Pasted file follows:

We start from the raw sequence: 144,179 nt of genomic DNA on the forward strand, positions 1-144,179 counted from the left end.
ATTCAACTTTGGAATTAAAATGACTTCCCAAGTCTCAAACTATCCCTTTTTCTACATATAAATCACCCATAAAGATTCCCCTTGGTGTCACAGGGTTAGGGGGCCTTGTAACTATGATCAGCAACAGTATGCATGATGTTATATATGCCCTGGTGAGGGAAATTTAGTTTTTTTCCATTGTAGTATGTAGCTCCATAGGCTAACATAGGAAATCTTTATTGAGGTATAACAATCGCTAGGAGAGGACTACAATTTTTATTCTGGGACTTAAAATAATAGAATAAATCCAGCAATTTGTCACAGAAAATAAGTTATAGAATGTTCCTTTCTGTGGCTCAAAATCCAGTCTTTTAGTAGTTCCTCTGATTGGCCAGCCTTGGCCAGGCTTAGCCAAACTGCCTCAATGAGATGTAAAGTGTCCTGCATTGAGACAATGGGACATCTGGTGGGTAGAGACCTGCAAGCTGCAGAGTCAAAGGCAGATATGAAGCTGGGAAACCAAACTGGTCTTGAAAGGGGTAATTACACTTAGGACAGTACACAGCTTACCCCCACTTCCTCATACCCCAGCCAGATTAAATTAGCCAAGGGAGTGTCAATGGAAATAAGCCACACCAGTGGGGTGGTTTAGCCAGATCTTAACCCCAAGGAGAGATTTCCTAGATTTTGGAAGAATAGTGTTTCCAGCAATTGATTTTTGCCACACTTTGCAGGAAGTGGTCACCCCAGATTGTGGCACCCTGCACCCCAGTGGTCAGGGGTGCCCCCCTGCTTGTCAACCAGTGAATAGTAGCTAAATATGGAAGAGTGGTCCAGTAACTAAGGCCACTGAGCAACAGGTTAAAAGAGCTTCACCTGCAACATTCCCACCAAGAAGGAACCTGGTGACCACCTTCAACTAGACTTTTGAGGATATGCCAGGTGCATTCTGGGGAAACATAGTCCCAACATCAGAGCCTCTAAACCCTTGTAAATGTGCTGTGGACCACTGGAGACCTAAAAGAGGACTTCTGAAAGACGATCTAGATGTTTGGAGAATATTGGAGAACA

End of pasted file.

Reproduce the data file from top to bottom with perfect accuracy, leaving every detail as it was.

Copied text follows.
We start from the raw sequence: 144,179 nt of genomic DNA on the forward strand, positions 1-144,179 counted from the left end.
ATTCAACTTTGGAATTAAAATGACTTCCCAAGTCTCAAACTATCCCTTTTTCTACATATAAATCACCCATAAAGATTCCCCTTGGTGTCACAGGGTTAGGGGGCCTTGTAACTATGATCAGCAACAGTATGCATGATGTTATATATGCCCTGGTGAGGGAAATTTAGTTTTTTTCCATTGTAGTATGTAGCTCCATAGGCTAACATAGGAAATCTTTATTGAGGTATAACAATCGCTAGGAGAGGACTACAATTTTTATTCTGGGACTTAAAATAATAGAATAAATCCAGCAATTTGTCACAGAAAATAAGTTATAGAATGTTCCTTTCTGTGGCTCAAAATCCAGTCTTTTAGTAGTTCCTCTGATTGGCCAGCCTTGGCCAGGCTTAGCCAAACTGCCTCAATGAGATGTAAAGTGTCCTGCATTGAGACAATGGGACATCTGGTGGGTAGAGACCTGCAAGCTGCAGAGTCAAAGGCAGATATGAAGCTGGGAAACCAAACTGGTCTTGAAAGGGGTAATTACACTTAGGACAGTACACAGCTTACCCCCACTTCCTCATACCCCAGCCAGATTAAATTAGCCAAGGGAGTGTCAATGGAAATAAGCCACACCAGTGGGGTGGTTTAGCCAGATCTTAACCCCAAGGAGAGATTTCCTAGATTTTGGAAGAATAGTGTTTCCAGCAATTGATTTTTGCCACACTTTGCAGGAAGTGGTCACCCCAGATTGTGGCACCCTGCACCCCAGTGGTCAGGGGTGCCCCCCTGCTTGTCAACCAGTGAATAGTAGCTAAATATGGAAGAGTGGTCCAGTAACTAAGGCCACTGAGCAACAGGTTAAAAGAGCTTCACCTGCAACATTCCCACCAAGAAGGAACCTGGTGACCACCTTCAACTAGACTTTTGAGGATATGCCAGGTGCATTCTGGGGAAACATAGTCCCAACATCAGAGCCTCTAAACCCTTGTAAATGTGCTGTGGACCACTGGAGACCTAAAAGAGGACTTCTGAAAGACGATCTAGATGTTTGGAGAATATTGGAGAACA